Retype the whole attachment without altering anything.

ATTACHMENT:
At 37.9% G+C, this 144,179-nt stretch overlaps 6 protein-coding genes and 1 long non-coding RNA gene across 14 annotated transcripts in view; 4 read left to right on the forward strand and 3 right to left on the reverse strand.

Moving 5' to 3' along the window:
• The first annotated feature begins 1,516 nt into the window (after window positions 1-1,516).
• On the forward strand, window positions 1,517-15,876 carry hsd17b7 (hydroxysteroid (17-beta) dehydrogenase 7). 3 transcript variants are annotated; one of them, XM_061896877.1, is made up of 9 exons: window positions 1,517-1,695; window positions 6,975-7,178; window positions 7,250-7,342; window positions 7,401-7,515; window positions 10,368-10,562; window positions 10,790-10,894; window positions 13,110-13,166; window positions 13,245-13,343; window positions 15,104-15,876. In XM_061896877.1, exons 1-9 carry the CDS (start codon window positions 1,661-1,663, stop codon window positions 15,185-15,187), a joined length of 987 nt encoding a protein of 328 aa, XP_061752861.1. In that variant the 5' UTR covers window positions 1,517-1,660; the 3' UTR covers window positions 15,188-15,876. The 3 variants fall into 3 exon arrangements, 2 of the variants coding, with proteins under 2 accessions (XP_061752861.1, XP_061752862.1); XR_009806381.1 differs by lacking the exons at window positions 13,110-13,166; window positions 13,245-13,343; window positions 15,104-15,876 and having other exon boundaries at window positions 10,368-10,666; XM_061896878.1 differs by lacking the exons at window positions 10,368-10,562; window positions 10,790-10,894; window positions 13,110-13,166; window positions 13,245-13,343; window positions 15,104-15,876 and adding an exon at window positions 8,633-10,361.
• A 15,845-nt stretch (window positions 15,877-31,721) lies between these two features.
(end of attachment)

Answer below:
At 37.9% G+C, this 144,179-nt stretch overlaps 6 protein-coding genes and 1 long non-coding RNA gene across 14 annotated transcripts in view; 4 read left to right on the forward strand and 3 right to left on the reverse strand.

Moving 5' to 3' along the window:
• The first annotated feature begins 1,516 nt into the window (after window positions 1-1,516).
• On the forward strand, window positions 1,517-15,876 carry hsd17b7 (hydroxysteroid (17-beta) dehydrogenase 7). 3 transcript variants are annotated; one of them, XM_061896877.1, is made up of 9 exons: window positions 1,517-1,695; window positions 6,975-7,178; window positions 7,250-7,342; window positions 7,401-7,515; window positions 10,368-10,562; window positions 10,790-10,894; window positions 13,110-13,166; window positions 13,245-13,343; window positions 15,104-15,876. In XM_061896877.1, exons 1-9 carry the CDS (start codon window positions 1,661-1,663, stop codon window positions 15,185-15,187), a joined length of 987 nt encoding a protein of 328 aa, XP_061752861.1. In that variant the 5' UTR covers window positions 1,517-1,660; the 3' UTR covers window positions 15,188-15,876. The 3 variants fall into 3 exon arrangements, 2 of the variants coding, with proteins under 2 accessions (XP_061752861.1, XP_061752862.1); XR_009806381.1 differs by lacking the exons at window positions 13,110-13,166; window positions 13,245-13,343; window positions 15,104-15,876 and having other exon boundaries at window positions 10,368-10,666; XM_061896878.1 differs by lacking the exons at window positions 10,368-10,562; window positions 10,790-10,894; window positions 13,110-13,166; window positions 13,245-13,343; window positions 15,104-15,876 and adding an exon at window positions 8,633-10,361.
• A 15,845-nt stretch (window positions 15,877-31,721) lies between these two features.